The water pressure of a home or commercial building is measured in Pounds-Per-Square-Inch (psi). Plumbing fixtures operate most efficiently between 30-80 psi. You can expect problems outside of that range…
Too Little Pressure (less than 30 psi)
Your plumbing does not hold pressure in the pipes. Low water pressure while taking showers or when running more than one fixture or appliance at once are among the most common signs.
Common Causes: MISSING/FAILING PRESSURE REGULATOR, MAIN WATER VALVE NOT OPEN COMPLETELY, BUILD-UP IN PIPES, LEAKING PIPES, MUNICIPAL WATER SUPPLY PROBLEMS
Too Much Pressure (greater than 80 psi)
The pressure in your pipes is building up. This can cause unnecessary stress on your plumbing which could result in breaks/leaks. It also poses a danger to your water heater causing it to rely heavily on its TPR Valve. Aside from these dangers, too much pressure can result in the waste of up to 10,000 gallons per year!
Common Causes: MISSING/FAILING PRESSURE REGULATOR, MUNICIPAL WATER SUPPLY PROBLEMS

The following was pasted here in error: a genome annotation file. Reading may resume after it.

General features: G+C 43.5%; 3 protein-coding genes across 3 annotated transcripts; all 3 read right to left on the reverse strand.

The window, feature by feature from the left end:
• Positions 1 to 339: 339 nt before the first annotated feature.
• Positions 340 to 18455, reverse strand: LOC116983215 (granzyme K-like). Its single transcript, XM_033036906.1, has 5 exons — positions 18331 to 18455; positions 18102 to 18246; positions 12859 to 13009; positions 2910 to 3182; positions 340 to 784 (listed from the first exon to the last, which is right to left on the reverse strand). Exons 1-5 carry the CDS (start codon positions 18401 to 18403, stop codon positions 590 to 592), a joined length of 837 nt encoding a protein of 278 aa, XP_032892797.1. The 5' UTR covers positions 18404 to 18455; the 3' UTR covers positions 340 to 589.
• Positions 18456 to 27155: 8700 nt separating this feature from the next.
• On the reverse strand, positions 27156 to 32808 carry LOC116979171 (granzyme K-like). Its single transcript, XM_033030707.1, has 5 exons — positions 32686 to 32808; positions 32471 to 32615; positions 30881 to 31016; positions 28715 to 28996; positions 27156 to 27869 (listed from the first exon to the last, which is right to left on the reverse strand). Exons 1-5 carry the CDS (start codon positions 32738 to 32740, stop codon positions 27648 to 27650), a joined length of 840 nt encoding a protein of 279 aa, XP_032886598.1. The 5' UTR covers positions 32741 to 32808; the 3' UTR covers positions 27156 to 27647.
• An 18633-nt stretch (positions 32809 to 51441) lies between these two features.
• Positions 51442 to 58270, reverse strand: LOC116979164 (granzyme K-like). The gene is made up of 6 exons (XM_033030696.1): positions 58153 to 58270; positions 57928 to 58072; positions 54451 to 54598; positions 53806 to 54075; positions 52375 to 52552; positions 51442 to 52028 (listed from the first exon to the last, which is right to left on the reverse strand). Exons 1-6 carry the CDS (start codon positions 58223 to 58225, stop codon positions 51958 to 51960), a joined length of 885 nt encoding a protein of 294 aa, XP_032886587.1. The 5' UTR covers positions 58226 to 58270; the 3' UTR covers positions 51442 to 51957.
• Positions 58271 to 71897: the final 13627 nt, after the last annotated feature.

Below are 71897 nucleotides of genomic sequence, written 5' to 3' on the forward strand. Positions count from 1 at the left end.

DIY – There are two ways you can check your water pressure yourself…
The most accurate method is to buy a pressure gauge from your local hardware store and hook it up to a hose faucet. Check the pressure when all other faucets and water-using appliances are turned off to get a baseline reading. In general, you want the household plumbing to provide between 30 and 80 psi.
There’s an even simpler way to check for low water pressure. Simply turn on the shower and sink faucets in a bathroom, then flush the toilet. Watch the water flow in the shower – if it appears to drop significantly when the toilet is filling, you can assume that your home’s water pressure is low.